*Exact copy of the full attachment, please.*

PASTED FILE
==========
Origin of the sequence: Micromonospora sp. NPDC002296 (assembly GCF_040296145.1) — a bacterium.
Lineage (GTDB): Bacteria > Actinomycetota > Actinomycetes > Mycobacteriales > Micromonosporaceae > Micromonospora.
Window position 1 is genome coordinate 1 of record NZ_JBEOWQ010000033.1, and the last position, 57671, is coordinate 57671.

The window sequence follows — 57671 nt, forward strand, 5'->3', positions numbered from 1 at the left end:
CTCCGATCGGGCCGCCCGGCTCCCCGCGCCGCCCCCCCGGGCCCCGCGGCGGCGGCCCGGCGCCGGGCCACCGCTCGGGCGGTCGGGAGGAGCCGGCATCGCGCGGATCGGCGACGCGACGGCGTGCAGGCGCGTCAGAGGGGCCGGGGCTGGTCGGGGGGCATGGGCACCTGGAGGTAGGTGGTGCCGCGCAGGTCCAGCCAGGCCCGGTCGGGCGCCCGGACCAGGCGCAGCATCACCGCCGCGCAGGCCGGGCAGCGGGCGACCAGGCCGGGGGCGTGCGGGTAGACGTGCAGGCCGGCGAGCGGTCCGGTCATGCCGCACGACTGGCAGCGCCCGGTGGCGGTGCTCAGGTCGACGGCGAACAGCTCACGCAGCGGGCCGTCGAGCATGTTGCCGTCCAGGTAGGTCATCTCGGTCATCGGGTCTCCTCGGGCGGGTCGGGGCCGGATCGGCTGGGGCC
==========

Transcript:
Origin of the sequence: Micromonospora sp. NPDC002296 (assembly GCF_040296145.1) — a bacterium.
Lineage (GTDB): Bacteria > Actinomycetota > Actinomycetes > Mycobacteriales > Micromonosporaceae > Micromonospora.
Window position 1 is genome coordinate 1 of record NZ_JBEOWQ010000033.1, and the last position, 57671, is coordinate 57671.

The window sequence follows — 57671 nt, forward strand, 5'->3', positions numbered from 1 at the left end:
CTCCGATCGGGCCGCCCGGCTCCCCGCGCCGCCCCCCCGGGCCCCGCGGCGGCGGCCCGGCGCCGGGCCACCGCTCGGGCGGTCGGGAGGAGCCGGCATCGCGCGGATCGGCGACGCGACGGCGTGCAGGCGCGTCAGAGGGGCCGGGGCTGGTCGGGGGGCATGGGCACCTGGAGGTAGGTGGTGCCGCGCAGGTCCAGCCAGGCCCGGTCGGGCGCCCGGACCAGGCGCAGCATCACCGCCGCGCAGGCCGGGCAGCGGGCGACCAGGCCGGGGGCGTGCGGGTAGACGTGCAGGCCGGCGAGCGGTCCGGTCATGCCGCACGACTGGCAGCGCCCGGTGGCGGTGCTCAGGTCGACGGCGAACAGCTCACGCAGCGGGCCGTCGAGCATGTTGCCGTCCAGGTAGGTCATCTCGGTCATCGGGTCTCCTCGGGCGGGTCGGGGCCGGATCGGCTGGGGCC